Print Friendly, PDF & Email

The Equator Principles

The Equator Principles (EPs) are risk management framework adopted by financial institutions to identify, assess and manage environmental and social risks in project financing.1 To address the environmental and social risks, the EPs were developed in 2003 by the International Finance Corporation (IFC), which were intended to serve as an international de facto benchmark for sustainable project financing. Financial institutions are required to adopt the EPs when financing large-scale development or construction projects involving oil and gas development, mining, power plants and dams. The term “Equator” is used since the EPs are to be adopted globally by financial institutions in the northern and southern hemispheres and the equator is equidistant from the two hemispheres. Financial institutions that implement the EPs are known as Equator Principles Financial Institutions (EPFIs).

The EPs are applied to five financial products, namely (i) Project Finance Advisory Services, (ii) Project Finance, (iii) Project-Related Corporate Loans, (iv) Bridge Loans and (v) Project-Related Refinance and Project-Related Acquisition Finance.2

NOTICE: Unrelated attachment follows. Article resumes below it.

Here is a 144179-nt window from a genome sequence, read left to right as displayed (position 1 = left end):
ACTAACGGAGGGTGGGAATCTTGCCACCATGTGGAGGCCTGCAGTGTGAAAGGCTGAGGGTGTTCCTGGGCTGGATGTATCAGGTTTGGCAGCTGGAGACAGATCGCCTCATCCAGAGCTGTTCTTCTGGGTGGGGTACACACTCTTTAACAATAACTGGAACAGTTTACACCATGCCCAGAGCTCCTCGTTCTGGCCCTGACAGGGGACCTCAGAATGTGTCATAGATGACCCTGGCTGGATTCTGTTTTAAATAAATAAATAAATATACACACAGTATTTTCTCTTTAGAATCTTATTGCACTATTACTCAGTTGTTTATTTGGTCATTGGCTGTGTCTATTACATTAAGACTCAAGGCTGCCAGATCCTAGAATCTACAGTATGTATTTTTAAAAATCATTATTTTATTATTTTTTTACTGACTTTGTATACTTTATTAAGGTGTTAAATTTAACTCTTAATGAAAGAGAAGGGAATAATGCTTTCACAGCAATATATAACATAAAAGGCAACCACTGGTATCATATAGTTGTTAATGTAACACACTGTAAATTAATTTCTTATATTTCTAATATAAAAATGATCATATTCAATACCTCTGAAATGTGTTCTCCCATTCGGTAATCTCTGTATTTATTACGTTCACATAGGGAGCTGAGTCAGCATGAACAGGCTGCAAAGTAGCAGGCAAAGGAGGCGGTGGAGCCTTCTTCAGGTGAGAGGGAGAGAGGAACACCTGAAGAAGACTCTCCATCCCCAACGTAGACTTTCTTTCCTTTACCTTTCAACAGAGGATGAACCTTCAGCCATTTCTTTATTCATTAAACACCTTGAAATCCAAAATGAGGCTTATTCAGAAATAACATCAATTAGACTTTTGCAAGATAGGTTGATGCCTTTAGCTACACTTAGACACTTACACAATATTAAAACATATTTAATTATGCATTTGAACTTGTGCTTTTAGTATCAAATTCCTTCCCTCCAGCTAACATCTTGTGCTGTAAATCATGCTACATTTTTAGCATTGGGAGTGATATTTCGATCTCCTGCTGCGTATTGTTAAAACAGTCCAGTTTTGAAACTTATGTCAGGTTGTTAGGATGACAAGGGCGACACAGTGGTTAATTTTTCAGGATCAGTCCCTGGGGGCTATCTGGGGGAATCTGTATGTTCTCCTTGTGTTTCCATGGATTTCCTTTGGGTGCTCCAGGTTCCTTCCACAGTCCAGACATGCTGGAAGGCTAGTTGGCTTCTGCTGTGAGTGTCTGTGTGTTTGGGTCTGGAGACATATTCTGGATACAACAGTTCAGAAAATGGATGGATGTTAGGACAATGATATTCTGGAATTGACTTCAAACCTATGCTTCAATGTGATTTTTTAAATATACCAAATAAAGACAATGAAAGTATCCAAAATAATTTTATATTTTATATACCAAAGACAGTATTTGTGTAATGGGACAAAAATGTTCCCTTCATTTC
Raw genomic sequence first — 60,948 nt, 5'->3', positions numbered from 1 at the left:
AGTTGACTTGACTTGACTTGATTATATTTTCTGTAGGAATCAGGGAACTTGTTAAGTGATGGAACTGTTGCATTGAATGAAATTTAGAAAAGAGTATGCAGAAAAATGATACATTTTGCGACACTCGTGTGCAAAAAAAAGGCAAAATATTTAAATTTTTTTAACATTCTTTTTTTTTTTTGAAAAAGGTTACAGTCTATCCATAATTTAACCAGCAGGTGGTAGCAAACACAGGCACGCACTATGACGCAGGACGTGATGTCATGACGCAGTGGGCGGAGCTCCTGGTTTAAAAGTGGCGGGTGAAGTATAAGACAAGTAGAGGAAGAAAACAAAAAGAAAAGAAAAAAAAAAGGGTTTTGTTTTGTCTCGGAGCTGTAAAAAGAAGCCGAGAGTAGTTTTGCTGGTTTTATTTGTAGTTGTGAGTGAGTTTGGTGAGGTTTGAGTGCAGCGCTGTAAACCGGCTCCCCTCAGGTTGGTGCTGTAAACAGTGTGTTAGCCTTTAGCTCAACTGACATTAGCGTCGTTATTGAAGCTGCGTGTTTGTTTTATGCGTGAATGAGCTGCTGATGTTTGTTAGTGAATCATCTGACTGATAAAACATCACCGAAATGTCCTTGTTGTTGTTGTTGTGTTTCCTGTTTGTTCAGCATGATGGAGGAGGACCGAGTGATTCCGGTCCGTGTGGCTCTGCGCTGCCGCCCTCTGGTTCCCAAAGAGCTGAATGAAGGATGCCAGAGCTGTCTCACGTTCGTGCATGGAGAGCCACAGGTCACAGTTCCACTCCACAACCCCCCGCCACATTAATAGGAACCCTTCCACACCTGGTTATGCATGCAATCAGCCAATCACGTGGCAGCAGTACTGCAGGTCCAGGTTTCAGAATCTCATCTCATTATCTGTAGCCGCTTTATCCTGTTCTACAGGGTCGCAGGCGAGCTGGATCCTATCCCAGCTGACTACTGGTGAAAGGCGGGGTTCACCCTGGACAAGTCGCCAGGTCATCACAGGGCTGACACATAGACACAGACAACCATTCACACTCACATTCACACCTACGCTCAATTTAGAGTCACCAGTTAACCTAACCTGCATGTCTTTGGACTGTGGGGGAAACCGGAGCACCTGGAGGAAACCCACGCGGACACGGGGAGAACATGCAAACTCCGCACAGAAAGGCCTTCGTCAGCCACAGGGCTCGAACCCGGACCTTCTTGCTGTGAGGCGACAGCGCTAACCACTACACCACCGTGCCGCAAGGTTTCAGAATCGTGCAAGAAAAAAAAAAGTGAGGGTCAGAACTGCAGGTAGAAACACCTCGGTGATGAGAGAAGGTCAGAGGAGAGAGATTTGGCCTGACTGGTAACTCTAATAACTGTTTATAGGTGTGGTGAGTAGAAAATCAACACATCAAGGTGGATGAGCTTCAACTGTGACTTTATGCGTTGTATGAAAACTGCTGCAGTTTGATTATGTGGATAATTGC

The Principles3

The EPs are periodically updated to meet the current development on climate change, biodiversity, human rights and indigenous people. The EP4 is the latest EPs, which expands the scope of the EPs to Project–Related Refinance and Acquisition Finance and emphasizes on climate change and human rights i.e. indigenous peoples’ rights in developed countries. The ten principles of the EP4 are summarized below:

Principle 1: Review and Categorisation – EPFIs have to review and categorise the proposed project into three categories i.e. high risks, addressable risks and no risk.

Principle 2: Environmental and Social Assessment – The borrower has to assess and declare the environmental and social risks of the proposed project.

Principle 3: Applicable Environmental and Social Standards – The borrower has to address the country’s laws, regulations and permits in their assessment document.

Principle 4: Environmental and Social Management System and Equator Principles Action Plan – For high risks and addressable risks projects, the borrower has to develop an Environmental and Social Management Plan (ESMP) and an Environmental and Social Management System (ESMS) to evaluate and address the risks.

Principle 5: Stakeholder Engagement – The borrower has to show an ongoing stakeholder engagement process to mitigate the risks.

Principle 6: Grievance Mechanism – The ESMS should provide grievance mechanism to resolve arising concerns as the project progresses.

Principle 7: Independent Review – An independent environmental and social consultant will review the compliance of the assessment document with the EPs.

Principle 8: Covenants – When the borrower’s proposal fails to comply with the covenants of the EPs, the EPFI needs to propose remedial actions within a grace period. If the borrower still fails to comply, the EPFI reserves the right to take action.

Principle 9: Independent Monitoring and Reporting – The borrower has to maintain an independent environmental and social consultant to generate reports.